Do Impact’s main partner Shell – as a corporation and with notorious managers – meet the criteria of “fit and proper” to do business of this sort in South Africa? Hosken Consolidated Investment has been charged by the government with BEE fronting.[11] And the criminal destruction that Shell left behind in the Niger Delta[12] shows that it does not care about the well-being of the communities and local ecologies affected by its activities.

Its promise that exploration and extraction in South African waters will create permanent employment opportunities for local citizens is typically exaggerated, and Impact’s own hiring of only a handful of South African workers during the 2010s is revealing.[13] Most of the profits will be syphoned off by foreign investors, leaving Wild Coast residents with a ruined marine ecosystem and even fewer jobs.

Shifting to renewables has more potential to create jobs in the near and medium term than pursuing non-renewable energy sources, as shown by a 2021 report[14] by the World Resources Institute. Under a 1.5°C compatible global pathway, the renewable energy sector could account for 38 million jobs[15] by 2030, according to the International Renewable Energy Agency (IRENA). The jobs created by renewable energy are also uniquely suitable to be rolled out across rural areas, as outlined in this academic research article.[16]

The government’s free license to oil and gas firms to exploit our oceans undermines its Paris climate agreement commitments. It also contradicts its pledge at the recent UN Cop26 climate summit in Glasgow to accelerate its transition to a low-carbon economy – and leave fossil fuels (especially Mpumalanga coal) unexploited – in return for R131bn ($8.5bn) in climate funding.

South Africa is warming twice as fast as the global average,[17] which makes the current ANC administration’s strategy even more deplorable. If the government was really committed to a just energy transition, it would encourage renewables uptake rather than increase South Africa’s reliance on fossil fuels while at the same time denying indigenous coastal communities their rights to the ocean.

The recent devastating KwaZulu-Natal floods in which nearly 500 died and more than 27,000 houses were destroyed or badly damaged, affecting 87 000, is a stark warning of the catastrophic consequences that South Africa faces if we refuse to wean ourselves off fossil fuels.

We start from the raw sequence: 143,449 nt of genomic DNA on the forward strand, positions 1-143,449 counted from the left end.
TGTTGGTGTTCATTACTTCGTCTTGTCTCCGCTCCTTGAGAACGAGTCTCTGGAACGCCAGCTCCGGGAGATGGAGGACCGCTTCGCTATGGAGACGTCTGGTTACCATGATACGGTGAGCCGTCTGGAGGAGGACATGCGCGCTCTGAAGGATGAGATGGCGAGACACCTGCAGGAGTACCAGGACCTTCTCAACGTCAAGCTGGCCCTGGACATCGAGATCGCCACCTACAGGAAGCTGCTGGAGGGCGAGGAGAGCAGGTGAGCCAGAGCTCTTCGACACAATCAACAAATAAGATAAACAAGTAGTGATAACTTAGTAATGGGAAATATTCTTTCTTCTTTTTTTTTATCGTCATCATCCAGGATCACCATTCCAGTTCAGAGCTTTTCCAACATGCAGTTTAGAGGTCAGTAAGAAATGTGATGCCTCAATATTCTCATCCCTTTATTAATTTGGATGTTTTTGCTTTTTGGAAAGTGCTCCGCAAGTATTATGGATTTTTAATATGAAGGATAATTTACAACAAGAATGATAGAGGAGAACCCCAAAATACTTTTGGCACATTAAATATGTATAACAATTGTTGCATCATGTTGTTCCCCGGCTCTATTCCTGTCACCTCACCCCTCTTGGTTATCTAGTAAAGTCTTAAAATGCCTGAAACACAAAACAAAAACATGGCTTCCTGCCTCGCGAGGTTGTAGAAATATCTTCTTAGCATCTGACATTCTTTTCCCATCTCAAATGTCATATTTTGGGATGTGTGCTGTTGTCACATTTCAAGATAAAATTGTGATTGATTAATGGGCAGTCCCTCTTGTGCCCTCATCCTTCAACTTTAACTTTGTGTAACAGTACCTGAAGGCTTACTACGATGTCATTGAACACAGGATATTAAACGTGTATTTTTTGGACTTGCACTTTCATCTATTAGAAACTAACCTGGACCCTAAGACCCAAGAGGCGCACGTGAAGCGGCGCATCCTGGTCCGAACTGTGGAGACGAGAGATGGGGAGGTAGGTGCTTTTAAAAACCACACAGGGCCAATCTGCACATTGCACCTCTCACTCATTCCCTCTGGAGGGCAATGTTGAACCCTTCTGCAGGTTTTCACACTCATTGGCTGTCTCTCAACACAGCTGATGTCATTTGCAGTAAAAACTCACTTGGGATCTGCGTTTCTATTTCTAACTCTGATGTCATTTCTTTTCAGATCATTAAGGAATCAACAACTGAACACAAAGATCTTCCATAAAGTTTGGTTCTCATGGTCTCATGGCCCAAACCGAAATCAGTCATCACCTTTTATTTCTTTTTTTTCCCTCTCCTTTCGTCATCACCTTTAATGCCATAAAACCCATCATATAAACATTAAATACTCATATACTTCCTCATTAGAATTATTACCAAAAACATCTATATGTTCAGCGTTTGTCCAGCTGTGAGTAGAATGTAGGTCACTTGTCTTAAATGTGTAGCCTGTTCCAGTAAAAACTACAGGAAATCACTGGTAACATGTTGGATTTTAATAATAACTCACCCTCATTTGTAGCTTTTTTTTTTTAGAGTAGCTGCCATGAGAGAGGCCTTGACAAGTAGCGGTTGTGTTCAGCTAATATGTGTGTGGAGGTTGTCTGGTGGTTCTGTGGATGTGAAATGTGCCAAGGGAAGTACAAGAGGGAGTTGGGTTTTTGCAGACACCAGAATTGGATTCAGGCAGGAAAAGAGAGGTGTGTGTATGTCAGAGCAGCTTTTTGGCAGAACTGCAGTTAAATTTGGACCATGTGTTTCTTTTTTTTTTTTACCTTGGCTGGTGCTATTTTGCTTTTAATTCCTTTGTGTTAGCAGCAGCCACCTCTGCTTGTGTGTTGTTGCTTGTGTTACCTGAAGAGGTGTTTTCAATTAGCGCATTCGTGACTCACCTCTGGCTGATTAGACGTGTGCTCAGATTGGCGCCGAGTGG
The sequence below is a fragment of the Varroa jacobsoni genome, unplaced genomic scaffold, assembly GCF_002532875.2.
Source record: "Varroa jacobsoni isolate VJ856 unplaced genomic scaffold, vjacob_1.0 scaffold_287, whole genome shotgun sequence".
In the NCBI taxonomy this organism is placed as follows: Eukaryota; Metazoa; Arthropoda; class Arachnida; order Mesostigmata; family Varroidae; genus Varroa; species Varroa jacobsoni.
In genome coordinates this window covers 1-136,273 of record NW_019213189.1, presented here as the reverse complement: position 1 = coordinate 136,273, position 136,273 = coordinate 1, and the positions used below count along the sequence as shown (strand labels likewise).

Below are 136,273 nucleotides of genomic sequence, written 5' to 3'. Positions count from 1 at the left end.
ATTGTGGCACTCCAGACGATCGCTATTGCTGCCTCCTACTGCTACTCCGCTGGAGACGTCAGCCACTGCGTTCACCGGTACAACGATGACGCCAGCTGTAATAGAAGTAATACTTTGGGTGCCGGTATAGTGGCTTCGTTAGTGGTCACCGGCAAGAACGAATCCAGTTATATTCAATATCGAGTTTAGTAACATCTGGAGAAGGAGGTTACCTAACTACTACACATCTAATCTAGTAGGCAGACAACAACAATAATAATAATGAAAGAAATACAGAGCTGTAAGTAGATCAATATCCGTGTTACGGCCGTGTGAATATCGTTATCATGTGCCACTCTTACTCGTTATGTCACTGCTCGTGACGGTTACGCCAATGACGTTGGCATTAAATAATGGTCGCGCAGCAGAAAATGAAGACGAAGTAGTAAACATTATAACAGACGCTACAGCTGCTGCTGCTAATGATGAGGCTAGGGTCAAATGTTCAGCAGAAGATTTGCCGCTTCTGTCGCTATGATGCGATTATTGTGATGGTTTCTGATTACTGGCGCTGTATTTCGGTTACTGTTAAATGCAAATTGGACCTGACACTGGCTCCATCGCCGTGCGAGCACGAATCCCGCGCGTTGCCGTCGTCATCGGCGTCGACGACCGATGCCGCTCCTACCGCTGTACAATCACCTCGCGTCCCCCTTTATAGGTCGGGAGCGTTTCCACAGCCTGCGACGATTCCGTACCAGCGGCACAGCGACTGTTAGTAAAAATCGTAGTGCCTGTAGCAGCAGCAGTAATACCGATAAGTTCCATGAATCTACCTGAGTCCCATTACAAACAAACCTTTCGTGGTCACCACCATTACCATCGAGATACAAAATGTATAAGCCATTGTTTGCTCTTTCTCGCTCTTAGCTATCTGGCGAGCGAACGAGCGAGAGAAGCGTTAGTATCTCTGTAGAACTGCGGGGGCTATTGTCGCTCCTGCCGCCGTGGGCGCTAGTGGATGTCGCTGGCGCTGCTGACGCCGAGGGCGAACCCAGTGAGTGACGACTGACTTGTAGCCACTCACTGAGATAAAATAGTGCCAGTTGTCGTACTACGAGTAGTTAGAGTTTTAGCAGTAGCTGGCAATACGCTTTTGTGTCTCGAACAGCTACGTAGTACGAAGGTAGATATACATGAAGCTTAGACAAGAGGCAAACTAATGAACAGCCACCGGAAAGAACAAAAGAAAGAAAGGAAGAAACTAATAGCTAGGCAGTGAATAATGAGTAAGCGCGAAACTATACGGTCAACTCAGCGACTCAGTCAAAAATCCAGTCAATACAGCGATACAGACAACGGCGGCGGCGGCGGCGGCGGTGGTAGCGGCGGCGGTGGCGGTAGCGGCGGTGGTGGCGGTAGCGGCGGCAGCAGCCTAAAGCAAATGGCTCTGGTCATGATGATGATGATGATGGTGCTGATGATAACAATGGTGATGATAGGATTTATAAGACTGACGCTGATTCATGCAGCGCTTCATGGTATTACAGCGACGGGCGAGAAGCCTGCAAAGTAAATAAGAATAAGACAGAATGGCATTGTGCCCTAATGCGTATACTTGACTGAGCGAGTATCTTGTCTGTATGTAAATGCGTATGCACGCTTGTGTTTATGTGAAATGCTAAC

We stand with the communities most affected by corporate greed and the climate emergency, and we demand that the government immediately abandons its plans for offshore oil and gas extraction.

Should you wish to donate in aid of legal fees for the case please click here.

– African Climate Alliance
– Eastern Cape Environmental Network
– Extinction Rebellion
– Green Connection
– Greenpeace Cape Town Volunteers
– Greenpeace Durban
– Oceaneers
– Sustaining The Wild Coast
– Oceans Not Oil
– South Durban Community Environmental Alliance




Impact and Shell each hold 50% in the Transkei and Algoa blocks off the east coast, which includes the Wild Coast. Impact also owns 20% in Block 2913B (PEL 56), offshore Namibia, where the Venus-1X light oil discovery was made. Impact Africa Ltd is a wholly-owned subsidiary of Impact Oil and Gas, while BG International Ltd is a wholly owned subsidiary of Shell.


HCI owns 47% in Tsogo Sun Hotels and Tsogo Sun Gaming (respectively).
HCI’s CEO is tycoon Johnny Copelyn, a former SA Clothing and Textile Workers’ Union (Sactwu) general secretary, who also is the non-executive chairman of Impact Oil and Gas.

[3] The case was won by Sustaining the Wild Coast as well as the Amadiba, Dwesa-Cwebe, Port Saint Johns and Kei Mouth fishing communities, represented by Richard Spoor Attorneys and the Legal Resources Centre.